Third, these groups have also been successful in creating an intimidating environment that has caused a “chilling effect” on free speech. They have assassinated secular and atheist writers and bloggers, attacked teachers and editors, and threatened artists and performers on the pretext that their religious sentiments and sensibilities had been hurt or offended. Even the suspicion or accusation that someone had done so may lead a Hindu principal of a school to be forced to do sit-ups in front of an entire assembly of students and citizens, or a person being burned to death.

The Digital Security Act vastly expanded the arsenal of weapons available to the politically or religiously hyper-sensitive. With its sweeping generalities and lack of clarity about the meaning of “religious sentiments” or what constitutes being “hurt” or “offended”, legal harassment was added to public humiliation and physical attacks as a relatively safe and seductive tool in the service of intellectual and religious intolerance.

It must be pointed out that the most serious and worrisome challenges to our democracy do not come from wild-eyed, bomb-throwing fanatics who can attack a cultural programme celebrating the Bengali New Year’s Day and kill 10 people (April 14, 2001), cause more than 400 simultaneous explosions in 63 out of 64 districts in Bangladesh (August 17, 2005), or slaughter 28 people, including 17 foreigners in an upscale Dhaka restaurant (July 1, 2016). These are dramatic and dangerous manifestations of Jihadi militancy. But, they can be, and have been, largely contained. The much greater threat, more insidious and more far-reaching in its consequences, is the creeping advance of religionists in the country through a process that has been deliberate, organised and strategic.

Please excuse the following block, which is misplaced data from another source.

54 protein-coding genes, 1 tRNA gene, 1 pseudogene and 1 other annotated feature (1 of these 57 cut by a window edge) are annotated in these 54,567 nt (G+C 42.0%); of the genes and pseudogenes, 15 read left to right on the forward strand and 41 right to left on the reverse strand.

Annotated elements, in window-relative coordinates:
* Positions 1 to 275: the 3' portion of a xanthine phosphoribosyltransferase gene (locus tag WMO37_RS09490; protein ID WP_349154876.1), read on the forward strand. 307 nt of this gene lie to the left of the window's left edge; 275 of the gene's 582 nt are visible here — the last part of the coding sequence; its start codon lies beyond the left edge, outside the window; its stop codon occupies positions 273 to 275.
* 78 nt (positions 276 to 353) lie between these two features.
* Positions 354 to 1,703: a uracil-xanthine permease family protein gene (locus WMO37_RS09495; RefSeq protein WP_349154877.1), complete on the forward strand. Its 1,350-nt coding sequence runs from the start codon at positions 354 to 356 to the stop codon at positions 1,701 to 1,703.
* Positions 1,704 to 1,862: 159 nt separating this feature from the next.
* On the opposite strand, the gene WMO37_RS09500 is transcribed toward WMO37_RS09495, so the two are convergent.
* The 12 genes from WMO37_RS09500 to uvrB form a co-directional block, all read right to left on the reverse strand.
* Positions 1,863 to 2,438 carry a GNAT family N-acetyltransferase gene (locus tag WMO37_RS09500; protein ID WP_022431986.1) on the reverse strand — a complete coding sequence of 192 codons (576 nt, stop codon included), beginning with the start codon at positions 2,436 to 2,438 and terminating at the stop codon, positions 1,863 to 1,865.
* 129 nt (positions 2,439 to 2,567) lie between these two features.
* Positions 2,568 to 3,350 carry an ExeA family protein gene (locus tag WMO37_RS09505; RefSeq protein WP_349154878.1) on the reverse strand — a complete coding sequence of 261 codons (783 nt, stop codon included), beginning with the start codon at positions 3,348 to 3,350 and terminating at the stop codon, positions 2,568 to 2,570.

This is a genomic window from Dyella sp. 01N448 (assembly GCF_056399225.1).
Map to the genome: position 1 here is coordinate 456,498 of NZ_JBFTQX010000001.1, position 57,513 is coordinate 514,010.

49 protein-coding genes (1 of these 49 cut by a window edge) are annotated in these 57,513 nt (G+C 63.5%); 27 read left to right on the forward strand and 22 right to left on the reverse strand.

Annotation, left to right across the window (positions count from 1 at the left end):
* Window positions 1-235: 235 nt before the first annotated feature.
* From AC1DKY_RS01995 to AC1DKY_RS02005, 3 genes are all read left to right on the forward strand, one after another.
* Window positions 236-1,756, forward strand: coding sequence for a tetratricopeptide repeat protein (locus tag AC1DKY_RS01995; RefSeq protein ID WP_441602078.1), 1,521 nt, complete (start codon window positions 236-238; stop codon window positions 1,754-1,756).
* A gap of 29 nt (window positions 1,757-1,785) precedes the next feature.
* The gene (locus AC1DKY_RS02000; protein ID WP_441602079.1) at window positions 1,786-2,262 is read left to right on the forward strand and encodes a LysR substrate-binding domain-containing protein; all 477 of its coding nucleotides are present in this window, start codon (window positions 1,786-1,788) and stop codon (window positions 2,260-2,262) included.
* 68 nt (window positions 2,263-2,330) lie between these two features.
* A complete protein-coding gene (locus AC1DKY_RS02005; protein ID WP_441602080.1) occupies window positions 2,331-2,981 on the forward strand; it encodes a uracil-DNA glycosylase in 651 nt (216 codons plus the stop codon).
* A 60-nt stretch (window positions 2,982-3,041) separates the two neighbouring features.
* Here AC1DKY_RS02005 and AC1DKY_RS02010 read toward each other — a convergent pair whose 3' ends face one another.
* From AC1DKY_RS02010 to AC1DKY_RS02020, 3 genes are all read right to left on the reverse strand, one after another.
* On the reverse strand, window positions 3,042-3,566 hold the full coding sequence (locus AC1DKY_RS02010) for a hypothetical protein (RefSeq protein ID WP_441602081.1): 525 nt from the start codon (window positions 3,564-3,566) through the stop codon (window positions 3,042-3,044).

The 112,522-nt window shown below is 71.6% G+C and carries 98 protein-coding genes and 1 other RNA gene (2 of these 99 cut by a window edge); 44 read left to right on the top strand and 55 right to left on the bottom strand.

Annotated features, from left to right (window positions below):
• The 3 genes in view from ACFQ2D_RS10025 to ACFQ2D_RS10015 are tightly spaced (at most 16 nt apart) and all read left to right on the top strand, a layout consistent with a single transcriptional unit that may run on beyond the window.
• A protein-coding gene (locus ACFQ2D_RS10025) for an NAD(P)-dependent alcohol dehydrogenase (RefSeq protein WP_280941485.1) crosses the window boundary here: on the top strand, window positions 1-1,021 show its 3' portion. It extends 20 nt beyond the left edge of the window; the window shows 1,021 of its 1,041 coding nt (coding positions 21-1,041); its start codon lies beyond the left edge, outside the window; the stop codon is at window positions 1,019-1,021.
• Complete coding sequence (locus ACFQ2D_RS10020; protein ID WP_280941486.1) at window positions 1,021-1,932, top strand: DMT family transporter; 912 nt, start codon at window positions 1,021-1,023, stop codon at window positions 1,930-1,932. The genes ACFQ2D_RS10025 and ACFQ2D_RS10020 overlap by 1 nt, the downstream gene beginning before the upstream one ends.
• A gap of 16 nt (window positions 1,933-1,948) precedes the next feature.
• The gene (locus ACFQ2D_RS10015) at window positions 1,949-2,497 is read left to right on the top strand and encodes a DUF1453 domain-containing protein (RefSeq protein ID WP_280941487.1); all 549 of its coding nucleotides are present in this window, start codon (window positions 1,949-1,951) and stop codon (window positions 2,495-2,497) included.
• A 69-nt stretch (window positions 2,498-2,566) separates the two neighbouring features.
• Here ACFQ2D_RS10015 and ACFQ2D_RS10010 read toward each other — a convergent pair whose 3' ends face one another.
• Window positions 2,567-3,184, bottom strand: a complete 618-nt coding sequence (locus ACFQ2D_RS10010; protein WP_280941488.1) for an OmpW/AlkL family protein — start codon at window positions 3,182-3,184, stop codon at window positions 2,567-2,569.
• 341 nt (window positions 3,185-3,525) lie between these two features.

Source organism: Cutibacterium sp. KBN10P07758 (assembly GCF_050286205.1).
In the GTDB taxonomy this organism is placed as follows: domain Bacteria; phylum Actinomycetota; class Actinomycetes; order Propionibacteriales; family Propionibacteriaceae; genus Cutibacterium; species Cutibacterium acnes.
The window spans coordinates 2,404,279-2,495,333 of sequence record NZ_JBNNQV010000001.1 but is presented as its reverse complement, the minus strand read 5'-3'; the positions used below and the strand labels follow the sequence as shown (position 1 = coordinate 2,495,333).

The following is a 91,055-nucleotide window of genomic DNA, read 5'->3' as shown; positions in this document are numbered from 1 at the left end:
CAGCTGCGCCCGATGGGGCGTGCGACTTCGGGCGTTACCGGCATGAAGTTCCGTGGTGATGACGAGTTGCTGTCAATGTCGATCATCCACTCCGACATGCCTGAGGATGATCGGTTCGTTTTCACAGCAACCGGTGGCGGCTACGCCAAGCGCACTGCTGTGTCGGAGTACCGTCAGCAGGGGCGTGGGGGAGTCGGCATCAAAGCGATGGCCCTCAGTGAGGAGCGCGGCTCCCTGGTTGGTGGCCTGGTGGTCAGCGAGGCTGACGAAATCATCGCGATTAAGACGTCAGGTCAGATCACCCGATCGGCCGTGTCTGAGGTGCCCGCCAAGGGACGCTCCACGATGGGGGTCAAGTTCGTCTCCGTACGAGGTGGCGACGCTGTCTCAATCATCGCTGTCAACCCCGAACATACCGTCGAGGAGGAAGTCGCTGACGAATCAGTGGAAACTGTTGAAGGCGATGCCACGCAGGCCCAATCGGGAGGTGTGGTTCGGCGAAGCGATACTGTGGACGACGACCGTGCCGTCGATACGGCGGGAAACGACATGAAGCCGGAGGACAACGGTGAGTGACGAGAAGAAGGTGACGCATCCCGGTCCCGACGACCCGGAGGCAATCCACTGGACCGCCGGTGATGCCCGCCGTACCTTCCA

It must be emphasised that there is a distinction between the concepts of being “religious” and becoming a “religionist”. The first refers to a commitment to personal piety, rigorous practice and spiritual salvation, the second indicates an interest in attaining political power, dictating government policy and dominating the public discourse. The first is perfectly compatible with secularism, can embrace modernity and scientific progress, and peacefully co-exist with other faiths and persuasions. The second is skeptical of science, judgmental about other faiths, and ready to retaliate against any questions about their own. Secularism is integral to, and a precondition for, democracy, while religionist absolutism is a threat.

This does not mean that secularism automatically ensures democracy. History is replete with examples of very secular authorities being cruelly illiberal and authoritarian. This only refers to the fact that unless there is tolerance for other ideas, respect for other faiths, acceptance of questions and criticisms, openness to science and evidence-based enquiry, trust of the will of the people (and not merely the assertions of dogmatic clerics) to make right decisions and judgments, and a strict separation between the private sphere of individual faith and the public space for civic engagement—unless these “secular” values and practices are upheld, democracy cannot be sustained.